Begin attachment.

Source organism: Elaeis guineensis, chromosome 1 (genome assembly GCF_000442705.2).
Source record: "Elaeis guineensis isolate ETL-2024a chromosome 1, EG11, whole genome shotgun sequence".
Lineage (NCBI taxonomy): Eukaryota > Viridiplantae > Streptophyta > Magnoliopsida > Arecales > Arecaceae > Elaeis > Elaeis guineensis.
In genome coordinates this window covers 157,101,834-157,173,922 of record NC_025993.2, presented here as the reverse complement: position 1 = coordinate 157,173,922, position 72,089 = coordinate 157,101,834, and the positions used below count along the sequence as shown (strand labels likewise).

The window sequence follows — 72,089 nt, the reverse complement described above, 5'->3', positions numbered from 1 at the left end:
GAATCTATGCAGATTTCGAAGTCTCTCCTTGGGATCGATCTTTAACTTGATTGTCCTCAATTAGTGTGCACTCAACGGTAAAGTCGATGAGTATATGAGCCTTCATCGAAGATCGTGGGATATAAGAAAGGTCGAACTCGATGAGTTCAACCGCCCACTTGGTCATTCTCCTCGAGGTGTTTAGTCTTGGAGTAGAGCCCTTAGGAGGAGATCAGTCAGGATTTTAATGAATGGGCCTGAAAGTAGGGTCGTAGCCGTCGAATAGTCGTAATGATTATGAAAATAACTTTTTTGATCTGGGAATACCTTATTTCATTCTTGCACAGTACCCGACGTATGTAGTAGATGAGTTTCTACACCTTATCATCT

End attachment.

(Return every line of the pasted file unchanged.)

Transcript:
Source organism: Elaeis guineensis, chromosome 1 (genome assembly GCF_000442705.2).
Source record: "Elaeis guineensis isolate ETL-2024a chromosome 1, EG11, whole genome shotgun sequence".
Lineage (NCBI taxonomy): Eukaryota > Viridiplantae > Streptophyta > Magnoliopsida > Arecales > Arecaceae > Elaeis > Elaeis guineensis.
In genome coordinates this window covers 157,101,834-157,173,922 of record NC_025993.2, presented here as the reverse complement: position 1 = coordinate 157,173,922, position 72,089 = coordinate 157,101,834, and the positions used below count along the sequence as shown (strand labels likewise).

The window sequence follows — 72,089 nt, the reverse complement described above, 5'->3', positions numbered from 1 at the left end:
GAATCTATGCAGATTTCGAAGTCTCTCCTTGGGATCGATCTTTAACTTGATTGTCCTCAATTAGTGTGCACTCAACGGTAAAGTCGATGAGTATATGAGCCTTCATCGAAGATCGTGGGATATAAGAAAGGTCGAACTCGATGAGTTCAACCGCCCACTTGGTCATTCTCCTCGAGGTGTTTAGTCTTGGAGTAGAGCCCTTAGGAGGAGATCAGTCAGGATTTTAATGAATGGGCCTGAAAGTAGGGTCGTAGCCGTCGAATAGTCGTAATGATTATGAAAATAACTTTTTTGATCTGGGAATACCTTATTTCATTCTTGCACAGTACCCGACGTATGTAGTAGATGAGTTTCTACACCTTATCATCT